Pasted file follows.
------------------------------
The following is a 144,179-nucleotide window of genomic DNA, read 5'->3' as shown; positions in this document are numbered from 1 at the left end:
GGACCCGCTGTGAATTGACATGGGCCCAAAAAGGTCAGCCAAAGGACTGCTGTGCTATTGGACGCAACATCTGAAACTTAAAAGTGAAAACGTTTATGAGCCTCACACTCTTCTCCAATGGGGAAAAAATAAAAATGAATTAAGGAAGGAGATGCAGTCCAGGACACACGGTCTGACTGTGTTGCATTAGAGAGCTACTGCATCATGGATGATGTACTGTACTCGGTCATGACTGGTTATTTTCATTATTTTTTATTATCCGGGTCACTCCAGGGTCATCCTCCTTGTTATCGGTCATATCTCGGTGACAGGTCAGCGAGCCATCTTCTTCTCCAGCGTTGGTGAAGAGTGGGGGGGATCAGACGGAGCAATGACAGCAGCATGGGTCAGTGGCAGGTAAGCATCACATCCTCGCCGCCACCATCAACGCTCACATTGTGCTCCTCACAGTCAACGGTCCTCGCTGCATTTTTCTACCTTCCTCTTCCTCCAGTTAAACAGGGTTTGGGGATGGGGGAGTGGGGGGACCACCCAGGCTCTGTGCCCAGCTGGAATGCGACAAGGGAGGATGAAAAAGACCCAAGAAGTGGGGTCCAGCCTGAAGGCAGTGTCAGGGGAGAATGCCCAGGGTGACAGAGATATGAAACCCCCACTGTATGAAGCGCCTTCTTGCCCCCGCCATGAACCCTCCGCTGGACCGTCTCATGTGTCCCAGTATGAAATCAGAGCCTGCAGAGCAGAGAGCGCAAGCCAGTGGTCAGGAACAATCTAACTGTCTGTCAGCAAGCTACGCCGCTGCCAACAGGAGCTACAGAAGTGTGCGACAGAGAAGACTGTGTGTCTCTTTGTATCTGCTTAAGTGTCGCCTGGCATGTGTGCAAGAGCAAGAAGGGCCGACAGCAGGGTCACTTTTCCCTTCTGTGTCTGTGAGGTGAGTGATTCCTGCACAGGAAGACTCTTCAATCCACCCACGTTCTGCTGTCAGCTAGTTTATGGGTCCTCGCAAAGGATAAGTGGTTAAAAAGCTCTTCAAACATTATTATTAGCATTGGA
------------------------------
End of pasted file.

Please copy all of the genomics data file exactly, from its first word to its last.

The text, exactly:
The following is a 144,179-nucleotide window of genomic DNA, read 5'->3' as shown; positions in this document are numbered from 1 at the left end:
GGACCCGCTGTGAATTGACATGGGCCCAAAAAGGTCAGCCAAAGGACTGCTGTGCTATTGGACGCAACATCTGAAACTTAAAAGTGAAAACGTTTATGAGCCTCACACTCTTCTCCAATGGGGAAAAAATAAAAATGAATTAAGGAAGGAGATGCAGTCCAGGACACACGGTCTGACTGTGTTGCATTAGAGAGCTACTGCATCATGGATGATGTACTGTACTCGGTCATGACTGGTTATTTTCATTATTTTTTATTATCCGGGTCACTCCAGGGTCATCCTCCTTGTTATCGGTCATATCTCGGTGACAGGTCAGCGAGCCATCTTCTTCTCCAGCGTTGGTGAAGAGTGGGGGGGATCAGACGGAGCAATGACAGCAGCATGGGTCAGTGGCAGGTAAGCATCACATCCTCGCCGCCACCATCAACGCTCACATTGTGCTCCTCACAGTCAACGGTCCTCGCTGCATTTTTCTACCTTCCTCTTCCTCCAGTTAAACAGGGTTTGGGGATGGGGGAGTGGGGGGACCACCCAGGCTCTGTGCCCAGCTGGAATGCGACAAGGGAGGATGAAAAAGACCCAAGAAGTGGGGTCCAGCCTGAAGGCAGTGTCAGGGGAGAATGCCCAGGGTGACAGAGATATGAAACCCCCACTGTATGAAGCGCCTTCTTGCCCCCGCCATGAACCCTCCGCTGGACCGTCTCATGTGTCCCAGTATGAAATCAGAGCCTGCAGAGCAGAGAGCGCAAGCCAGTGGTCAGGAACAATCTAACTGTCTGTCAGCAAGCTACGCCGCTGCCAACAGGAGCTACAGAAGTGTGCGACAGAGAAGACTGTGTGTCTCTTTGTATCTGCTTAAGTGTCGCCTGGCATGTGTGCAAGAGCAAGAAGGGCCGACAGCAGGGTCACTTTTCCCTTCTGTGTCTGTGAGGTGAGTGATTCCTGCACAGGAAGACTCTTCAATCCACCCACGTTCTGCTGTCAGCTAGTTTATGGGTCCTCGCAAAGGATAAGTGGTTAAAAAGCTCTTCAAACATTATTATTAGCATTGGA